U.S. legislation on fur and leather
The Animal Welfare Act ensures humane treatment of animals but exempts animals used or intended for use as fiber. And the Humane Methods of Slaughter Act requires livestock to be slaughtered humanely to prevent “needless suffering,” which does not extend protection to fur animals.
The Fur Products Labeling Act, 15 U.S.C. § 69, declares that fur products will be considered “misbranded” if “falsely or deceptively labeled” or identified, and/or if the product does not contain a label that legibly shows the name(s) of the animals from which the fur was taken, the name or other identification of the person(s) who manufactured the fur, and the country of origin of the fur.
The Dog and Cat Fur Protection Act, 19 U.S.C. § 1308, prohibits the import, export, and sale of dog and cat fur products in the U.S. The law requires that the Secretary of Treasury submit a report to Congress every year on the government’s enforcement efforts and its ability to do so.
The Endangered Species Act, the Lacey Act, the Fur Seal Act, the Marine Mammal Protection Act form the framework of the wildlife protection on fur and leather as the action of “taking” the body of the wild animals.
The Endangered Species Act, 16 U.S.C. §§ 1531-1541, works to develop conservation programs to protect endangered and threatened species, acknowledges the U.S.’ commitment to conserving, as much as practical, wildlife under the Convention on International Trade in Endangered Species of Wild Fauna and Flora (“CITES”), and encourages states to create conservation programs (with federal financial assistance) that meet national and international conservation standards.
The Lacey Act, 16 U.S.C. §§ 3371-3378, prohibits wildlife trade in animals that have been illegally taken, possessed, transported, or sold.
The Fur Seal Act, 16 U.S.C. §§ 1151-1187, makes it illegal to take North Pacific fur seals anywhere in the U.S. and mandates the Secretary of Commerce to regulate the fur seal breeding colonies on the Pribilof Islands, (part of Alaska), to ensure that activities on the Islands do not deter the conservation of the North Pacific fur seals.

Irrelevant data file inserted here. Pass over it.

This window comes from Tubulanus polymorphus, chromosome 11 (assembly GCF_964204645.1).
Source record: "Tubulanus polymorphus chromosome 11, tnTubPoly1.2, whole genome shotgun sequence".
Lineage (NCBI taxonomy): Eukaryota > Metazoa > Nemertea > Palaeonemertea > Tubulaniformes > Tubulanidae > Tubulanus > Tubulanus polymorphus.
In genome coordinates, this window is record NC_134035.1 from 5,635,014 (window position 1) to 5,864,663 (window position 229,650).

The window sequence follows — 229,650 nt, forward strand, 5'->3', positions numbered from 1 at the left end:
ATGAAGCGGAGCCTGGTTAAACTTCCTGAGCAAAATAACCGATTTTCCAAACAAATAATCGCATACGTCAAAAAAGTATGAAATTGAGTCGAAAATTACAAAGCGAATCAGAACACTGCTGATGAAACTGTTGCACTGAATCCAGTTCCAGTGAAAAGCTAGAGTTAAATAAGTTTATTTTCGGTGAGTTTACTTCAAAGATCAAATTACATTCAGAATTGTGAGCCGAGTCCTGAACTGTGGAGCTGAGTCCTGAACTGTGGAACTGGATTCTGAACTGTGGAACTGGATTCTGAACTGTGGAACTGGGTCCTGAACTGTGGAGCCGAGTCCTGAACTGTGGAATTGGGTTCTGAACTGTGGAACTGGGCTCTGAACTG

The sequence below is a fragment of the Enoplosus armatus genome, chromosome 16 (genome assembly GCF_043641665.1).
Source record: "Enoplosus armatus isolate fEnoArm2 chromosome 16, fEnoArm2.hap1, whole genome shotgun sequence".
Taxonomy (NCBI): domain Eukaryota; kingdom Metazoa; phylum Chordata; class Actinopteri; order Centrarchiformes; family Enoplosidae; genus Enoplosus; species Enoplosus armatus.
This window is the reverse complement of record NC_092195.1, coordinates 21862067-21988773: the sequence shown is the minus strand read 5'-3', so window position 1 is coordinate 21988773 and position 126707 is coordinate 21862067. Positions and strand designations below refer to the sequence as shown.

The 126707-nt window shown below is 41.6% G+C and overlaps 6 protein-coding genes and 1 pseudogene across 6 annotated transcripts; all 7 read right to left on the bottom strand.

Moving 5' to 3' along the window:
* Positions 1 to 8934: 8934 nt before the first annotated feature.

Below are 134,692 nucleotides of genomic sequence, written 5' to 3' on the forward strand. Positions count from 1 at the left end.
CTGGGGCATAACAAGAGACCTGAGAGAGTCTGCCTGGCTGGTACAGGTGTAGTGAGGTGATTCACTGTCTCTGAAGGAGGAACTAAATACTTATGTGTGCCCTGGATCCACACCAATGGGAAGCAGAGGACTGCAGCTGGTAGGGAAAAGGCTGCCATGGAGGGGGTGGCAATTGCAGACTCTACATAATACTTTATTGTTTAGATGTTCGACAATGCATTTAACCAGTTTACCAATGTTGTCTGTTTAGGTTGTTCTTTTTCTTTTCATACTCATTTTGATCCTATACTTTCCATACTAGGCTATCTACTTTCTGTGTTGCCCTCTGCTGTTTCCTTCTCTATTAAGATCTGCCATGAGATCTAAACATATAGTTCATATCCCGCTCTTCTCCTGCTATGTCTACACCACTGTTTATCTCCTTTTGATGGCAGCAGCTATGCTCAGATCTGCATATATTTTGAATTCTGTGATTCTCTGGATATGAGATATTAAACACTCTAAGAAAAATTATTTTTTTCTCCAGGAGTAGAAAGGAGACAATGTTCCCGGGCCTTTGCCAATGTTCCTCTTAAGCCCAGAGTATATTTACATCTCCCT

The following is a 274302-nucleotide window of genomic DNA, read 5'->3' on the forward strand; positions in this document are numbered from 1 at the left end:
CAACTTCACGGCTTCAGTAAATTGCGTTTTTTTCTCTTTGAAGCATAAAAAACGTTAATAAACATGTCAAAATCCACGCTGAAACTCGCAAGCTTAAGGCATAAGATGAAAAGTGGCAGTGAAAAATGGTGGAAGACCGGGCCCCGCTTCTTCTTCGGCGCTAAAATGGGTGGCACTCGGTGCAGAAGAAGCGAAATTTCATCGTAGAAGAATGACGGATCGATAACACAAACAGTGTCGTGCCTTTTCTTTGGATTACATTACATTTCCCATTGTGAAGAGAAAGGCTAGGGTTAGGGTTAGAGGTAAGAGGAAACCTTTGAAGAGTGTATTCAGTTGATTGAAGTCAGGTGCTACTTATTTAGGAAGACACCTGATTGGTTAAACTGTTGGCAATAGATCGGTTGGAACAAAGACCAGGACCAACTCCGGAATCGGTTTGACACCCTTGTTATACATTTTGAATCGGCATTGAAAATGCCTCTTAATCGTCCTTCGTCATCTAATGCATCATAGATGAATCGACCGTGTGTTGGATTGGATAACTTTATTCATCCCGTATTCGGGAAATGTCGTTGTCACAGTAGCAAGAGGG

The Marine Mammal Protection Act, (“MMPA”) 16 U.S.C. §§ 1361 - 1421h, was created to protect marine mammals that are in danger of extinction or depletion because of human activities; the Act applies to mammals that primarily live in the water and to all parts of the mammal, including its fur.
On the state level, fur and leather are regulated under trapping and hunting law, labeling laws, and cat and dog fur laws. Some states regulate fur farming as agricultural activities of “livestock” and some regulate fur farming as domestic animals. However, according to a report published by Born Free USA in 2009, many states allow fur farms to be unregulated.
In May 2019, hundreds of furriers, workers, and environmentalists rallied at City Hall Tuesday to voice their opposition to a City Council proposal to ban the sale of real fur and shearling ahead of a public hearing. They argue a fur ban would have a devastating impact on New York City, shuttering hundreds of small businesses, putting thousands out of work, infringing on consumer choice, and harming the environment.
California became the first US state to ban the sale and manufacture of new fur products in October 2019. The law bars residents from selling or making clothing, shoes, or handbags with fur, starting in 2023. The proposal was vigorously opposed by the billion-dollar US fur industry, while the Fur Information Council of America has already threatened to sue.
Learn more about the U.S. law on fur here.